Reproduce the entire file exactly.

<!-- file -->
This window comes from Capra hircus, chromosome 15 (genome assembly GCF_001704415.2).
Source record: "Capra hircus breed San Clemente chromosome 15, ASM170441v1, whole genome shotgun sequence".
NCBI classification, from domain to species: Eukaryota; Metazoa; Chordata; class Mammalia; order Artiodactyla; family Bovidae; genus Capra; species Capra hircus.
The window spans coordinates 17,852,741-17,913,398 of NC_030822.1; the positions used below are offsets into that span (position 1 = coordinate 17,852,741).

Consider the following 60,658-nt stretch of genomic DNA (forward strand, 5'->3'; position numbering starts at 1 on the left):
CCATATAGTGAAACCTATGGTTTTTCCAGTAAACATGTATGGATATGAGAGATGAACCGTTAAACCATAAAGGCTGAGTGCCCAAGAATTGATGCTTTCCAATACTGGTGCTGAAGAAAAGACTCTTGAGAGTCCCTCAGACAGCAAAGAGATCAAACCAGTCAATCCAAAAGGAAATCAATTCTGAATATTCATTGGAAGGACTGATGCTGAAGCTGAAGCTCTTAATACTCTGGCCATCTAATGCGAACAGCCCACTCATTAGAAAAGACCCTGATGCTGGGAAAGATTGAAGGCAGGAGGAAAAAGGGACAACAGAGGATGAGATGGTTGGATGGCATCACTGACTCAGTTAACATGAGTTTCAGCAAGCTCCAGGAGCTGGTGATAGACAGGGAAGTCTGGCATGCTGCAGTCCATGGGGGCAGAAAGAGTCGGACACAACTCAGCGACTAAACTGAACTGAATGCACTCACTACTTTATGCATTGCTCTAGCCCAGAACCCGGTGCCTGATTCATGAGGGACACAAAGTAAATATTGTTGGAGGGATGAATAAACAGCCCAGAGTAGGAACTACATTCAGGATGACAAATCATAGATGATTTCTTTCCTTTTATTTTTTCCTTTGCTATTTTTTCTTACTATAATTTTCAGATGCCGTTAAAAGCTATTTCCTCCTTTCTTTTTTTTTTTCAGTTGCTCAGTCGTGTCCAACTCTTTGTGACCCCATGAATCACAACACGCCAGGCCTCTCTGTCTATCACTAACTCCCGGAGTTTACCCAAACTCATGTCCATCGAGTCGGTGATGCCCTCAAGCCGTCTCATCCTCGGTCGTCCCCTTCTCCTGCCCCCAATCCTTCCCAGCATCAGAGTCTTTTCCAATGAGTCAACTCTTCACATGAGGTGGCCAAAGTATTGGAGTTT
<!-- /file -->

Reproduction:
This window comes from Capra hircus, chromosome 15 (genome assembly GCF_001704415.2).
Source record: "Capra hircus breed San Clemente chromosome 15, ASM170441v1, whole genome shotgun sequence".
NCBI classification, from domain to species: Eukaryota; Metazoa; Chordata; class Mammalia; order Artiodactyla; family Bovidae; genus Capra; species Capra hircus.
The window spans coordinates 17,852,741-17,913,398 of NC_030822.1; the positions used below are offsets into that span (position 1 = coordinate 17,852,741).

Consider the following 60,658-nt stretch of genomic DNA (forward strand, 5'->3'; position numbering starts at 1 on the left):
CCATATAGTGAAACCTATGGTTTTTCCAGTAAACATGTATGGATATGAGAGATGAACCGTTAAACCATAAAGGCTGAGTGCCCAAGAATTGATGCTTTCCAATACTGGTGCTGAAGAAAAGACTCTTGAGAGTCCCTCAGACAGCAAAGAGATCAAACCAGTCAATCCAAAAGGAAATCAATTCTGAATATTCATTGGAAGGACTGATGCTGAAGCTGAAGCTCTTAATACTCTGGCCATCTAATGCGAACAGCCCACTCATTAGAAAAGACCCTGATGCTGGGAAAGATTGAAGGCAGGAGGAAAAAGGGACAACAGAGGATGAGATGGTTGGATGGCATCACTGACTCAGTTAACATGAGTTTCAGCAAGCTCCAGGAGCTGGTGATAGACAGGGAAGTCTGGCATGCTGCAGTCCATGGGGGCAGAAAGAGTCGGACACAACTCAGCGACTAAACTGAACTGAATGCACTCACTACTTTATGCATTGCTCTAGCCCAGAACCCGGTGCCTGATTCATGAGGGACACAAAGTAAATATTGTTGGAGGGATGAATAAACAGCCCAGAGTAGGAACTACATTCAGGATGACAAATCATAGATGATTTCTTTCCTTTTATTTTTTCCTTTGCTATTTTTTCTTACTATAATTTTCAGATGCCGTTAAAAGCTATTTCCTCCTTTCTTTTTTTTTTTCAGTTGCTCAGTCGTGTCCAACTCTTTGTGACCCCATGAATCACAACACGCCAGGCCTCTCTGTCTATCACTAACTCCCGGAGTTTACCCAAACTCATGTCCATCGAGTCGGTGATGCCCTCAAGCCGTCTCATCCTCGGTCGTCCCCTTCTCCTGCCCCCAATCCTTCCCAGCATCAGAGTCTTTTCCAATGAGTCAACTCTTCACATGAGGTGGCCAAAGTATTGGAGTTT